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Once forbidden, sign language is on its way to becoming a recognised national language

23.01.2020 – Mireille Guggenbühler

There are more than one million hearing-impaired people living in Switzerland, many of whom cannot participate in society without a sign language interpreter. For this reason, the Federal Council is thinking of raising the legal status of sign language.

Brigitte Schökle is sitting in the meeting room of the 120-year-old Walkerhaus, a striking brick building located in the centre of Bern. Tanja Joseph has taken up her place opposite her. She is facing the light so that Schökle has a perfect view of her face. Joseph is a sign language interpreter – and she is there to translate. Why? Because Schökle is deaf. The 50-year-old is the managing director of the Interest Group for the Deaf and Hearing-Impaired (IGGH), which is active in the canton of Berne, in German-speaking Fribourg and in the Upper Valais region. Schökle requires the assistance of an interpreter whenever she conducts a meeting with hearing men and women.

She and all other deaf employees have a budget of 1,778 Swiss francs a month for interpreting services in the workplace. The Swiss Disability Insurance Act guarantees them this assistance. However, it still does not amount to much: “It’s enough for around ten hours of translation, but we need more than that,” says Schökle.

This example illustrates the major problem faced by hearing-impaired people: impeded access to communication. This problem is evident not only in the workplace but also everywhere deaf or hearing-impaired people encounter hearing people during everyday life. For example, in the healthcare and school sectors, in public offices and also in the cultural area.

“Nowadays, we live in a society that is strongly impacted by the media and communication. Although the internet has revolutionised a great many things, there are many areas with no videos in sign language or videos with subtitles in the three national languages,” says the IGGH managing director.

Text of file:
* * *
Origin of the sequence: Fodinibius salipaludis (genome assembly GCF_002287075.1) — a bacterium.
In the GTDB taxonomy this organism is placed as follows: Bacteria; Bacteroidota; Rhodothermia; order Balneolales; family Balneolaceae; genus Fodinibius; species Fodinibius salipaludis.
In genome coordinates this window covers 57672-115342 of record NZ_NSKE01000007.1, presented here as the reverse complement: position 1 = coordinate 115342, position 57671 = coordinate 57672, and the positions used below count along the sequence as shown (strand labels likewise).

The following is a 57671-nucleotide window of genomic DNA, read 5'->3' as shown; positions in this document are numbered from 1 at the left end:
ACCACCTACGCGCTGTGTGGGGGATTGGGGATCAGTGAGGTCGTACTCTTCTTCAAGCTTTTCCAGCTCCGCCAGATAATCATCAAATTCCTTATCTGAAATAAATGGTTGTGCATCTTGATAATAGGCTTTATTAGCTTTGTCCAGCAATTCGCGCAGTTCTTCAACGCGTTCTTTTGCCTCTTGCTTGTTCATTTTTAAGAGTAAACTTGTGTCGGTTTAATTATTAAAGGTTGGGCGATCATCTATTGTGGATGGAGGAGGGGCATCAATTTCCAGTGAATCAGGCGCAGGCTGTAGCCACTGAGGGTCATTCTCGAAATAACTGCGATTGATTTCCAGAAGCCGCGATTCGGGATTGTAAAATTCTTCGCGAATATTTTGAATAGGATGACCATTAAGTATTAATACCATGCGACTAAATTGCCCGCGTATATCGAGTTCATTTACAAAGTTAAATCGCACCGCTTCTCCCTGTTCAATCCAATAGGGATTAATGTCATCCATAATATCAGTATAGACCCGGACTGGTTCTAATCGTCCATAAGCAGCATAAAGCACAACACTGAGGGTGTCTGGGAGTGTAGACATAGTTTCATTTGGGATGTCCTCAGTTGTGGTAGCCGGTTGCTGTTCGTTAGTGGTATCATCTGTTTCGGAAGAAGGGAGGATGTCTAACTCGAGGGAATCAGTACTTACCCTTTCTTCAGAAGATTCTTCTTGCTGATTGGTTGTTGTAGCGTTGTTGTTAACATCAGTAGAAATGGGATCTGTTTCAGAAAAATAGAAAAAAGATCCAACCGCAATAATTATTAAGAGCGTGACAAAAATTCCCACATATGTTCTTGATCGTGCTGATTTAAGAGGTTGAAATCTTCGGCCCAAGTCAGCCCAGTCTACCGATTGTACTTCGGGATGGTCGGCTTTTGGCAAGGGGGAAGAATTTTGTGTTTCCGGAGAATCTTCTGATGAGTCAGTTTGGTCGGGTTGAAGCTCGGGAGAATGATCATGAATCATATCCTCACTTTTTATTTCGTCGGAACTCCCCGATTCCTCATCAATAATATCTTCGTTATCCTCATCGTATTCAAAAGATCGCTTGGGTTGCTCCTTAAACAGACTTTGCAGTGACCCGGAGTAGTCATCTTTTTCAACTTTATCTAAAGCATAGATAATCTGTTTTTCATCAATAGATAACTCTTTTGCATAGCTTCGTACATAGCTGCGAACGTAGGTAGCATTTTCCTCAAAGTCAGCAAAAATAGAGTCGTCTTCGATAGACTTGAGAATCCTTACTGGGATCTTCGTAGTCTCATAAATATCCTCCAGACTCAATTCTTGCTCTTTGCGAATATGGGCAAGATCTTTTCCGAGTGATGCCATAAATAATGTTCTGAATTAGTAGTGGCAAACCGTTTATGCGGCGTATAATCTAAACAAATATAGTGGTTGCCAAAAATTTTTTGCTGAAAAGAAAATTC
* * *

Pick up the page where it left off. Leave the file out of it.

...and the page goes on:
Sign language should become an official national language

We may well see improvements in the method of communication, and translation aids will become more prevalent in Switzerland over the next few years. The Federal Council has received three parliamentary procedural requests urging it to legally recognise the prevalent sign languages (see additional texts) in Switzerland. This political awakening has “been a source of great happiness” to the deaf community, says Schökle.

Legal recognition of sign language could result in measures to prevent discrimination against the hearing-impaired. The legal basis against discrimination towards hearing-impaired people is already “rock-solid and precise”, maintains the Swiss Federation for the Deaf (SGB). However, it is not applied often enough. According to the SGB, deaf adults are three times more likely to be unemployed than hearing adults, for example.

Around 10,000 people in Switzerland have been deaf or severely hearing-impaired since birth. This corresponds to around 0.2 per cent of the population. And a further one million Swiss people live with a hearing impairment.

Hands behind your back! Sign language used to be forbidden

Brigitte Schökle has been deaf since the age of six – after contracting meningitis. “There have been a lot of positive changes since then,” she says; from one day to the next, she had to switch to attending the former School for the Deaf and Mute in St. Gallen: “For me, the change in school was a complete culture shock,” she says.

At that time, sign language was forbidden at school. Pupils had to keep their clasped hands behind their back so that they were unable to communicate with each other in signs. Deaf education experts were convinced that the deaf had to learn spoken language to do well in life. This meant they should express themselves verbally like hearing people, and not with their hands.

This assumption was influenced by a conference of deaf education experts from all over the world, the Milan Congress, in 1880. The resolutions of this congress had wide-ranging consequences for the social life of the deaf – including in Switzerland and up to the present day. “We suffered immensely during the era of ‘spoken language education theory’,” says the managing director of the IGGH.